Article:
Last week’s armed Federal commando raid on Gibson Guitars, over imported rosewood, left a couple of intersting questions (with emphasis bolded):
The Federal Department of Justice in Washington, D.C. has suggested that the use of wood from India that is not finished by Indian workers is illegal, not because of U.S. law, but because it is the Justice Department’s interpretation of a law in India. (If the same wood from the same tree was finished by Indian workers, the material would be legal.) This action was taken without the support and consent of the government in India.
So the Feds are now in the business of enforcing a law that India barely enforces?
The Gibson facility wasn’t raided over allegations of tax evasion, charges of embezzlement, or even something as drab as child labor. Not even close. It was raided over what the DOJ deems an inability to follow a vague domestic trade law in India (one that apparently the Indian government didn’t seem too concerned about enforcing) regarding a specific type of wood. Not illegal wood, just wood with obscenely specific procedural guidelines.
So why would the government do this?
Putting aside the presumably misguided motivation to enforce another sovereign nation’s laws, why would a homegrown American company be the target of the Department of Justice in the first place?
It’s worth pointing out that Henry E. Juszkiewicz, Gibson’s Chief Executive Officer, is a donor to a couple of Republican politicians. According to the Open Secrets database, Juszkiewicz donated $2000 to Rep. Marsha Blackburn (R-TN07) last year, as well as $1500 each to Sen. Lamar Alexander (R-TN). Juszkiewicz also has donated $10,000 to the Consumer Electronics Association, a PAC that contributed $92.5k to Republican candidates last year, as opposed to $72k to Democrats. (The CEA did, however, contribute more to Democrats in the 2008 election cycle.)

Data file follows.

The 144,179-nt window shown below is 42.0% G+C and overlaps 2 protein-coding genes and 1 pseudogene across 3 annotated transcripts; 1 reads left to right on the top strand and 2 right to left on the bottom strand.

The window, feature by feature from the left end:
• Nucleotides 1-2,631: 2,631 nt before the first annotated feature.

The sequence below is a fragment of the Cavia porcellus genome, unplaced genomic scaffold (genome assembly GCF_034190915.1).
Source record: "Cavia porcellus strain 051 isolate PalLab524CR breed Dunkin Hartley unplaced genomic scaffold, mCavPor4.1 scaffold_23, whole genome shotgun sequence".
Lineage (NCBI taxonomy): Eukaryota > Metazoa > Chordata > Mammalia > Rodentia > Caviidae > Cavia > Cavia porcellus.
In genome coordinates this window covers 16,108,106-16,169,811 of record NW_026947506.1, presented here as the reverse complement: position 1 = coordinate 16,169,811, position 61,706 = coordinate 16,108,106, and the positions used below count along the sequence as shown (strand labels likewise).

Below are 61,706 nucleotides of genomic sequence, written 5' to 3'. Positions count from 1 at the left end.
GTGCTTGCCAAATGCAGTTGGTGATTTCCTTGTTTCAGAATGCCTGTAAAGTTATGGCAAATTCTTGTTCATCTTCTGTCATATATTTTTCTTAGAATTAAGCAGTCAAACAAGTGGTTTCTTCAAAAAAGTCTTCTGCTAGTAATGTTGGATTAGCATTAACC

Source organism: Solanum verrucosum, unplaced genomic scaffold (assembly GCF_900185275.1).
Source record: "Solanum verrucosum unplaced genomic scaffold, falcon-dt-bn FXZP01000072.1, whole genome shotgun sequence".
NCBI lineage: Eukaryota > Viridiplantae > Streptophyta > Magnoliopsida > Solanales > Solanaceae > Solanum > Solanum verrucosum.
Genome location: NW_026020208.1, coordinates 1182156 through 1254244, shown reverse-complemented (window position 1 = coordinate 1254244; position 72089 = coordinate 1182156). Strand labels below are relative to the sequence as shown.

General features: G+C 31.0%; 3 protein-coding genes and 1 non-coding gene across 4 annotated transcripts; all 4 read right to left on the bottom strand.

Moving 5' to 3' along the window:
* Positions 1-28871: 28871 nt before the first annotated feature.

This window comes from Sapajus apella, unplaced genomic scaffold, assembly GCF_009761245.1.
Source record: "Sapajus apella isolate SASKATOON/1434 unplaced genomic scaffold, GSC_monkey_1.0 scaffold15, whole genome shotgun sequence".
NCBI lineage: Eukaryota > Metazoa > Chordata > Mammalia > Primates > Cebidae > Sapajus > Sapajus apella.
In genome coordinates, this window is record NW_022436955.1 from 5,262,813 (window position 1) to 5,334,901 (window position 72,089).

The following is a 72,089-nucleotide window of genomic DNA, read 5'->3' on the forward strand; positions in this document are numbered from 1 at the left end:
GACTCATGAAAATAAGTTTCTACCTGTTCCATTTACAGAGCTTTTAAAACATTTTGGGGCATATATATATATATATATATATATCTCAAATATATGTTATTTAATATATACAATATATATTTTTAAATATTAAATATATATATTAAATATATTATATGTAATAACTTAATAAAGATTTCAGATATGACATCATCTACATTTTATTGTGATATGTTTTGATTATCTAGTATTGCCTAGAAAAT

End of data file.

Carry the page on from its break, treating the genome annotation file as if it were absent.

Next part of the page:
I am a guitar player – and I know that Gibson is hardly the only company to build guitars out of Indian rosewood. Indeed, it’s prized throughout the business.
Could the reason be…politics?
One of Gibson’s leading competitors is C.F. Martin & Company. The C.E.O., Chris Martin IV, is a long-time Democratic supporter, with $35,400 in contributions to Democratic candidates and the DNC over the past couple of election cycles. According to C.F. Martin’s catalog, several of their guitars contain “East Indian Rosewood.” In case you were wondering, that is the exact same wood in at least ten of Gibson’s guitars.
So there you go.
Stand with Gibson: They have the Law on their side, just not the government.
I’m a life-long Fender guy – but I’m going to save up for a Gibson next. And I’m going to make sure a picture of me buying it goes to Barack Freaking Obama.